So it’s interesting, coming from that background, to surface into modern pop culture, which is saturated with what is essentially “corporate fanfic” in the form of franchises and remakes. I think there are a lot of questions in there about who is (and isn’t) chosen to produce these works, what audiences they’re marketed for and to, and why some “fanfic” is given the stamp of legitimacy while other fanfic is not. Just why can’t Spider-Man be gay or black? And not to put too fine a point on it, there are a few things people like Joss Whedon (Marvel film fanfic), John Scalzi (Star Trek novel fanfic), Steven Moffat (Sherlock Holmes and Doctor Who TV fanfic), and Chuck Wendig (Star Wars novel fanfic) all have in common. I’ll let the reader figure out what they are. So while none of that is the fault of the people mentioned, I think it’s worth having a discussion around why them in particular and not someone else.

With regards to Stormbringer, the main tension the book does come from that idea about the unchanging continuation of the old narratives versus modern outsider deconstructions. So if characters like Farbauti and Móði are there to represent the “corporate fanfic” of Ásgarðr—the officially sanctioned continuation of the franchise—characters like Sigmund, Em, and Wayne are there representing the kind of fanfic I grew up writing. The stuff produced from communities who consume the media, but—by virtue of being queer, female, and/or PoC—always consume it knowing they aren’t intended as the primary audience. In Stormbringer, it’s this ability to deconstruct and old narrative and, importantly, to reconstruct something new that becomes the key to saving the world.

In other words, I guess Stormbringer continues Liesmith’s tradition of being Norse mythology fanfic about Norse mythology fanfic!


Do you think the current surge of Norse mythology in popular culture effects the reception to Liesmith and Stormbringer?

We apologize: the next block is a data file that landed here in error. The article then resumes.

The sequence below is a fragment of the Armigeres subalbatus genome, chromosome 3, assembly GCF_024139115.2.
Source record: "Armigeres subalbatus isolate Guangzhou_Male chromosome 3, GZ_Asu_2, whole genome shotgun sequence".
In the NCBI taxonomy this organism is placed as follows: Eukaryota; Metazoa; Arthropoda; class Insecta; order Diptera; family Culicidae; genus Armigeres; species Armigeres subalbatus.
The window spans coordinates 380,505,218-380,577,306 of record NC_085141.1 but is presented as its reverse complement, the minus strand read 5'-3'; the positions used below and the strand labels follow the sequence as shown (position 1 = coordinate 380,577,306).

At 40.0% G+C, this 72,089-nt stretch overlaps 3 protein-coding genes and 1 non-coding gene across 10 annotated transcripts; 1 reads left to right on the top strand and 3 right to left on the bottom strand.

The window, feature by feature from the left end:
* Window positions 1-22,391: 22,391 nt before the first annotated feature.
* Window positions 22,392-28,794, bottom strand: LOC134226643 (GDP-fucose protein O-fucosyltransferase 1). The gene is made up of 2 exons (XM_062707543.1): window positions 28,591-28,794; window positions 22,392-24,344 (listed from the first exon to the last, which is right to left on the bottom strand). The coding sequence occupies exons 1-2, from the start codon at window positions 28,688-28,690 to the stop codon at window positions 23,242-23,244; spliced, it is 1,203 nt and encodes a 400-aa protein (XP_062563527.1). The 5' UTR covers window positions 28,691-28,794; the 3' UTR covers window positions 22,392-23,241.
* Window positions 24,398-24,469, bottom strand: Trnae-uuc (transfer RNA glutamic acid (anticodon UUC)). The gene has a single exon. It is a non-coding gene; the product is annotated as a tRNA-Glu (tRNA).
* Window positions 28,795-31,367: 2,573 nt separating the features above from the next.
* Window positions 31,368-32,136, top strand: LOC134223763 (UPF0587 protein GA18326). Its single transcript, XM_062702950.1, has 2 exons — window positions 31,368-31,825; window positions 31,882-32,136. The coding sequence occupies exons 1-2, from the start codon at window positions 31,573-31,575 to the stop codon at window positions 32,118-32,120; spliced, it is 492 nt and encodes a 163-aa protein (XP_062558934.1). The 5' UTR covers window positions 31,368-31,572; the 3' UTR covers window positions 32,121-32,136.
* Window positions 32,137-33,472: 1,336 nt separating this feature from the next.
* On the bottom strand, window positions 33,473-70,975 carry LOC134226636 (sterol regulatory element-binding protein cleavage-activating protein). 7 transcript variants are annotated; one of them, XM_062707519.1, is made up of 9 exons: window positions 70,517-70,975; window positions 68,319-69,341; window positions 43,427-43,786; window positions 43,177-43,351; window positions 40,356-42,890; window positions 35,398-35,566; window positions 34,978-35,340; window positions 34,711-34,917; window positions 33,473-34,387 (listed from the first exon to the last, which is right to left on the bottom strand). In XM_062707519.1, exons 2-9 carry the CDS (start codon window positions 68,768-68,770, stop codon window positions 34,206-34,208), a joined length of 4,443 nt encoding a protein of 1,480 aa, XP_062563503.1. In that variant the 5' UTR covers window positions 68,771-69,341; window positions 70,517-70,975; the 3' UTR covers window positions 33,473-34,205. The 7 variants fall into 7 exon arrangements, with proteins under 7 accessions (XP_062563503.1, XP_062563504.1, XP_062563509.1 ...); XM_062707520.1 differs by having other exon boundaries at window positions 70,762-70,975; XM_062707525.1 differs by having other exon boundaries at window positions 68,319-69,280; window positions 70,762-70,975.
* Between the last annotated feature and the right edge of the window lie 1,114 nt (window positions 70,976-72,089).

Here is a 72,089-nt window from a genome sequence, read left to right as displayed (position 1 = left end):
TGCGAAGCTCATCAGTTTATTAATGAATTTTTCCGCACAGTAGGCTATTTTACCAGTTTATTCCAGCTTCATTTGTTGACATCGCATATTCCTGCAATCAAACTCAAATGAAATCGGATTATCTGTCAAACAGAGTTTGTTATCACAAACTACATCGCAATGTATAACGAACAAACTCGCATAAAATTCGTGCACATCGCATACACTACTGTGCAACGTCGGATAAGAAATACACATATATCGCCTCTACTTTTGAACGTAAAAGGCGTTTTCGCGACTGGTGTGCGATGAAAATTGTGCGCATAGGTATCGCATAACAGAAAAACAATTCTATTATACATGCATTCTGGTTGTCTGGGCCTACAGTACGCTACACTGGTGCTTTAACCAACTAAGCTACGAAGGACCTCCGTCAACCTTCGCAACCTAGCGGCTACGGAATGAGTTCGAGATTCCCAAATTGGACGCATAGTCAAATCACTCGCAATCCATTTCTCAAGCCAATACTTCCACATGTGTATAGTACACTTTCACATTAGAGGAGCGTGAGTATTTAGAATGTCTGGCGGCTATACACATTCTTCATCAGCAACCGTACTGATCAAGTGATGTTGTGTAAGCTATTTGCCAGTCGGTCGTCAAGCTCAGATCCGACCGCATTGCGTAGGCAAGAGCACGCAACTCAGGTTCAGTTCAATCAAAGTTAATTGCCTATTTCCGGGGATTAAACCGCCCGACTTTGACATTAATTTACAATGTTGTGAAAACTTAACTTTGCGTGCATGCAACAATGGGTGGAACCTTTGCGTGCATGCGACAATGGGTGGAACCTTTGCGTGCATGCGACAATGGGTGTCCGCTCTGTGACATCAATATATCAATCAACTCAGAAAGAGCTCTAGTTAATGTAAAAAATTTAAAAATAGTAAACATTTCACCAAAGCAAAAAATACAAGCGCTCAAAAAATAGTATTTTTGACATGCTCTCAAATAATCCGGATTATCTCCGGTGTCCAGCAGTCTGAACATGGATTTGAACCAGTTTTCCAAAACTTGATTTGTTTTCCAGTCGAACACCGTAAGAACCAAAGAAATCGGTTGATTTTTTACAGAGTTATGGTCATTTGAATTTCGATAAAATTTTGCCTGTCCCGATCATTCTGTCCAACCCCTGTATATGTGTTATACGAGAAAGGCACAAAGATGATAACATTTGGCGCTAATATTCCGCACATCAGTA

I’m sure it does. Marvel’s version of Norse mythology in particular has its own cultural weight that’s often heavier than that of the original mythology. Even down to simple things like the idea of Mjölnir only being able to be lifted by the “worthy”. Then there are things like people telling me they imagine Travis Hale as looking like Tom Hiddleston, which I find interesting given the fact that Hale is non-Anglo is explicitly a plot point in Liesmith.


Music definitely takes the stage (pun intended) in Stormbringer, do you have a preferred soundtrack to write to?

Absolutely! And I’ve written a little more about Stormbringer’s soundtrack at my blog.  For the Wyrdverse more generally, I love a good mashup to write to, because I think the blending of songs—particularly songs of disparate genres—fits in really well with the “fantasy kitchen sink suburbia” nature of the series.


What authors/books are on your "must read" lists for others?

At the moment I’m reccing Sprawl to all and sundry. It’s a collection of Australian suburban speculative fiction stories, and I love it because it challenges a lot of the stereotypes non-Australians have about Australia. I’m also waiting for Dr. Helen Young’s non-fiction Race and Popular Fantasy Literature: Habits of Whiteness, which is a critical look at race and white privilege in modern fantasy canons. Plus I’m also all over Jordan L. Hawk, Emmie Mears, and Heather Herrman, all of whom I think are all doing interesting work in paranormal romance, fantasy, and horror.

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About Alis

Alis Franklin is a thirtysomething Australian author of queer urban fantasy. She likes cooking, video games, Norse mythology, and feathered dinosaurs. She’s never seen a live drop bear, but stays away from tall trees, just in case.